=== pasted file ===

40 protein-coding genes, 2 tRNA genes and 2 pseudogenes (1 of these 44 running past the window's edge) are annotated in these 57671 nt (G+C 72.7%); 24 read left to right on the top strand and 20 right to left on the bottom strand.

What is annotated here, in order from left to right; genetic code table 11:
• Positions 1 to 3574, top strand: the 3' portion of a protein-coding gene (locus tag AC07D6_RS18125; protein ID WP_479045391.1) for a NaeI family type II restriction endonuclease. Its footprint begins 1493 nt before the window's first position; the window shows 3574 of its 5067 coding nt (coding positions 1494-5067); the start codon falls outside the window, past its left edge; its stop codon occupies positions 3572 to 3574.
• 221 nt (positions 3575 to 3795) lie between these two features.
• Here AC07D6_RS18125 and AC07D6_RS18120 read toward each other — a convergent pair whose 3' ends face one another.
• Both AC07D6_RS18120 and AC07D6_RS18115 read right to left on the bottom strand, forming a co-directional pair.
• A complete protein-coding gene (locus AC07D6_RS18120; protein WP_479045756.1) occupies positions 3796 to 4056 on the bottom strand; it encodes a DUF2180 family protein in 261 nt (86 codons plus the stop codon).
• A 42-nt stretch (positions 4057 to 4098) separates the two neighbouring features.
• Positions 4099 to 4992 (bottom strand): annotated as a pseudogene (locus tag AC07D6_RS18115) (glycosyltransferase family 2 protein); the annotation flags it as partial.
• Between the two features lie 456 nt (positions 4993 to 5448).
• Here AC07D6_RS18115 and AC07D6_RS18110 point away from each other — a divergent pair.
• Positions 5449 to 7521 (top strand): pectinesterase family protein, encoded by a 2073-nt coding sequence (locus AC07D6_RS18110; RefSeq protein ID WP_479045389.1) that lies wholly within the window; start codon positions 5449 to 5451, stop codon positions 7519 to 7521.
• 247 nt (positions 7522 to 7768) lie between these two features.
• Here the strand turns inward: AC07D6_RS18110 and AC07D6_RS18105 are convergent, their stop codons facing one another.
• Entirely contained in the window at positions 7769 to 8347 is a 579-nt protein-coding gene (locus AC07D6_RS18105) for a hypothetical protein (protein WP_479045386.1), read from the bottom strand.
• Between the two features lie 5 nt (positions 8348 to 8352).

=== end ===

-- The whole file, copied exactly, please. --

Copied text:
40 protein-coding genes, 2 tRNA genes and 2 pseudogenes (1 of these 44 running past the window's edge) are annotated in these 57671 nt (G+C 72.7%); 24 read left to right on the top strand and 20 right to left on the bottom strand.

What is annotated here, in order from left to right; genetic code table 11:
• Positions 1 to 3574, top strand: the 3' portion of a protein-coding gene (locus tag AC07D6_RS18125; protein ID WP_479045391.1) for a NaeI family type II restriction endonuclease. Its footprint begins 1493 nt before the window's first position; the window shows 3574 of its 5067 coding nt (coding positions 1494-5067); the start codon falls outside the window, past its left edge; its stop codon occupies positions 3572 to 3574.
• 221 nt (positions 3575 to 3795) lie between these two features.
• Here AC07D6_RS18125 and AC07D6_RS18120 read toward each other — a convergent pair whose 3' ends face one another.
• Both AC07D6_RS18120 and AC07D6_RS18115 read right to left on the bottom strand, forming a co-directional pair.
• A complete protein-coding gene (locus AC07D6_RS18120; protein WP_479045756.1) occupies positions 3796 to 4056 on the bottom strand; it encodes a DUF2180 family protein in 261 nt (86 codons plus the stop codon).
• A 42-nt stretch (positions 4057 to 4098) separates the two neighbouring features.
• Positions 4099 to 4992 (bottom strand): annotated as a pseudogene (locus tag AC07D6_RS18115) (glycosyltransferase family 2 protein); the annotation flags it as partial.
• Between the two features lie 456 nt (positions 4993 to 5448).
• Here AC07D6_RS18115 and AC07D6_RS18110 point away from each other — a divergent pair.
• Positions 5449 to 7521 (top strand): pectinesterase family protein, encoded by a 2073-nt coding sequence (locus AC07D6_RS18110; RefSeq protein ID WP_479045389.1) that lies wholly within the window; start codon positions 5449 to 5451, stop codon positions 7519 to 7521.
• 247 nt (positions 7522 to 7768) lie between these two features.
• Here the strand turns inward: AC07D6_RS18110 and AC07D6_RS18105 are convergent, their stop codons facing one another.
• Entirely contained in the window at positions 7769 to 8347 is a 579-nt protein-coding gene (locus AC07D6_RS18105) for a hypothetical protein (protein WP_479045386.1), read from the bottom strand.
• Between the two features lie 5 nt (positions 8348 to 8352).